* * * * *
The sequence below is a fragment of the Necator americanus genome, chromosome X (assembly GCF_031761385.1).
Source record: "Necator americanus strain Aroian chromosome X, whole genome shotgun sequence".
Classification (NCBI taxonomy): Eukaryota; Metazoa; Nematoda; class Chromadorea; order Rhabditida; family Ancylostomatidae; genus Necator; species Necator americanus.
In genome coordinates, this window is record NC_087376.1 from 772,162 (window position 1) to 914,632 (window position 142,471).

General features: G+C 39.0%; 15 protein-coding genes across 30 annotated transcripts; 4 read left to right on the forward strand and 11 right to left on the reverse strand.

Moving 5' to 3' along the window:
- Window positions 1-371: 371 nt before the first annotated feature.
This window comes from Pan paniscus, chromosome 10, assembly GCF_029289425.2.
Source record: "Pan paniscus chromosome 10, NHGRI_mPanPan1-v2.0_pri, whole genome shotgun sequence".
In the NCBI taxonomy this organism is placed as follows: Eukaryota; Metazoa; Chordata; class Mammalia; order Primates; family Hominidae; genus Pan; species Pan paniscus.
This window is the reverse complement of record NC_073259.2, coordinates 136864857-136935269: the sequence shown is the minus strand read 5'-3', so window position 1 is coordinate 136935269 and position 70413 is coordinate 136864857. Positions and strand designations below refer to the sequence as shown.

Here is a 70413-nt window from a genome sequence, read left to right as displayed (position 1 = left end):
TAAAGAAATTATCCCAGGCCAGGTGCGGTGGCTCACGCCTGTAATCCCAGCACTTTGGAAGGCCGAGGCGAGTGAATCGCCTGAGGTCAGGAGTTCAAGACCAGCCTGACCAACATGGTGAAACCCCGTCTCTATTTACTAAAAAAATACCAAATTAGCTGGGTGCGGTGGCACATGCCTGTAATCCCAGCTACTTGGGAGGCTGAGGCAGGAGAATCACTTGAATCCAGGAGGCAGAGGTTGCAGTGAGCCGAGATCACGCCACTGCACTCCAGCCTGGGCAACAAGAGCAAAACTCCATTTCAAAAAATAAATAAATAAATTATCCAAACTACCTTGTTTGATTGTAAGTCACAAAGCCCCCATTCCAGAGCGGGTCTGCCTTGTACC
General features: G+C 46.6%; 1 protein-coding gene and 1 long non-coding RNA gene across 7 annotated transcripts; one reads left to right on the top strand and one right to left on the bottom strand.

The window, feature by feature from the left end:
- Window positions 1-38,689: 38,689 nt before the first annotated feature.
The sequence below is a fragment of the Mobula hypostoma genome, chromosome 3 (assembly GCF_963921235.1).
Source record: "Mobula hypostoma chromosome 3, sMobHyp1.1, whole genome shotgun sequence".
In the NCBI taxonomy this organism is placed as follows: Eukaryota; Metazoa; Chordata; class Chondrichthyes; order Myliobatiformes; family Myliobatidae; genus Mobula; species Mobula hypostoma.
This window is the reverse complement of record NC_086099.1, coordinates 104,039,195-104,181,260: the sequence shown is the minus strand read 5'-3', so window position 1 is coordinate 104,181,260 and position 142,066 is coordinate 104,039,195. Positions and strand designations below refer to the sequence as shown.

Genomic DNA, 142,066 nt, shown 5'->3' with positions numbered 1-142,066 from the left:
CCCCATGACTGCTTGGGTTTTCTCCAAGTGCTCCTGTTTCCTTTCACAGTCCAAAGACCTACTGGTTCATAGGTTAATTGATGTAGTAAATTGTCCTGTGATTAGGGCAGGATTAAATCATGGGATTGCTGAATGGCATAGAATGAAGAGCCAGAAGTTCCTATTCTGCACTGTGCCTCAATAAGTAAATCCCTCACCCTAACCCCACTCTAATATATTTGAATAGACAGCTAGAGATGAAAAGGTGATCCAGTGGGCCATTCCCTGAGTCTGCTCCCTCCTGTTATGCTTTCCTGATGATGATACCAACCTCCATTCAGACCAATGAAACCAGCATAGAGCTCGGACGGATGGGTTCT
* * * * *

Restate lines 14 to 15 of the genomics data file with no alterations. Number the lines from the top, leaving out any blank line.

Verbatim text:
General features: G+C 46.6%; 1 protein-coding gene and 1 long non-coding RNA gene across 7 annotated transcripts; one reads left to right on the top strand and one right to left on the bottom strand.

The window, feature by feature from the left end: